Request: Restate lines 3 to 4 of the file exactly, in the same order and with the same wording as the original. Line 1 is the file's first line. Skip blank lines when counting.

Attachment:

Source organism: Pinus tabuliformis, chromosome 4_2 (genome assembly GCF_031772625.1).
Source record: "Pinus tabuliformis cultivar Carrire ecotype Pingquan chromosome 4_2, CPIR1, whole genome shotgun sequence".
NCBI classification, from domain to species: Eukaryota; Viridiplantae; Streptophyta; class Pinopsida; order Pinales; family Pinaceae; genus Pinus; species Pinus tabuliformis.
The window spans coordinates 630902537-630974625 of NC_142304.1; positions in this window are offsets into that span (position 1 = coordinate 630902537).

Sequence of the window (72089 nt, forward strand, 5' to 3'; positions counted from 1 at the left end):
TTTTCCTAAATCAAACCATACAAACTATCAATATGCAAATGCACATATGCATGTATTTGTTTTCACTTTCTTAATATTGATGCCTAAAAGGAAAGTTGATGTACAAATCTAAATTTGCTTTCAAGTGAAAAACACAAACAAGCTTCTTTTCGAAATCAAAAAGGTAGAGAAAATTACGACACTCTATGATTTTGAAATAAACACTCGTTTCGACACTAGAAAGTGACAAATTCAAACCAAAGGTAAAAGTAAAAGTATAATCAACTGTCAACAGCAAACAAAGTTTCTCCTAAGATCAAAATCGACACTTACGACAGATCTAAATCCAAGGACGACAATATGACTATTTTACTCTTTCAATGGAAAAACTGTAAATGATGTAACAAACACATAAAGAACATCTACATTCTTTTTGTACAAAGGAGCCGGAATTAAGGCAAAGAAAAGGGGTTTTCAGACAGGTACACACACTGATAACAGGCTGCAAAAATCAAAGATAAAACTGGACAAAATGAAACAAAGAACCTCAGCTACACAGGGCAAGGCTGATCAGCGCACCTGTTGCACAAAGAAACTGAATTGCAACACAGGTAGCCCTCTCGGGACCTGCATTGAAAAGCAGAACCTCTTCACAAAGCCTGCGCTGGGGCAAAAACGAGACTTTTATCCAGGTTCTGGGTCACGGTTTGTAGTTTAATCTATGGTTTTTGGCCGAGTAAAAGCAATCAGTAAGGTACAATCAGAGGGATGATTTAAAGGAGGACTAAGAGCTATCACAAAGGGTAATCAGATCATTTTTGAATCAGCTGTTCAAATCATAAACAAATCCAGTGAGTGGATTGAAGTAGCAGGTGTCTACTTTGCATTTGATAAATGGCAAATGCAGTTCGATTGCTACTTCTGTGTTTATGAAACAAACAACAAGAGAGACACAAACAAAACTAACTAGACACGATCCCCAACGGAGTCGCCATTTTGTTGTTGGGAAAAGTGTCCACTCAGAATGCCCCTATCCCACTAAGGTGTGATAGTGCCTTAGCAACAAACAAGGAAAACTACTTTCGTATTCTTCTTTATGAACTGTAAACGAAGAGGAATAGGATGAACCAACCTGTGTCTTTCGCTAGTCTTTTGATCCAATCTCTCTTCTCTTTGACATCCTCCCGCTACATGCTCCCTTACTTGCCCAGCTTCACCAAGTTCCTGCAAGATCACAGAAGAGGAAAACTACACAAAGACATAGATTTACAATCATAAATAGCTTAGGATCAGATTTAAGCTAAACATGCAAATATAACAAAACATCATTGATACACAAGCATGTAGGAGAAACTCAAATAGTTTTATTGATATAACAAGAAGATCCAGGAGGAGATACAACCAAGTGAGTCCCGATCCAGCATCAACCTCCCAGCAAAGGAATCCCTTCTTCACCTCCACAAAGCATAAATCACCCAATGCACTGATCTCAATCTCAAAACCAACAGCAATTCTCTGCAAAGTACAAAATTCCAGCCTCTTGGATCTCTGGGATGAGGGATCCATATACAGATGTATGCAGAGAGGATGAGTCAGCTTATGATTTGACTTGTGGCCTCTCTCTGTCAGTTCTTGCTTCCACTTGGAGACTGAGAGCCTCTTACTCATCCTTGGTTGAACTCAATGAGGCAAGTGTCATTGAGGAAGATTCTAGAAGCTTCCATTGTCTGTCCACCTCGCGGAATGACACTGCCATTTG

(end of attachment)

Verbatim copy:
NCBI classification, from domain to species: Eukaryota; Viridiplantae; Streptophyta; class Pinopsida; order Pinales; family Pinaceae; genus Pinus; species Pinus tabuliformis.
The window spans coordinates 630902537-630974625 of NC_142304.1; positions in this window are offsets into that span (position 1 = coordinate 630902537).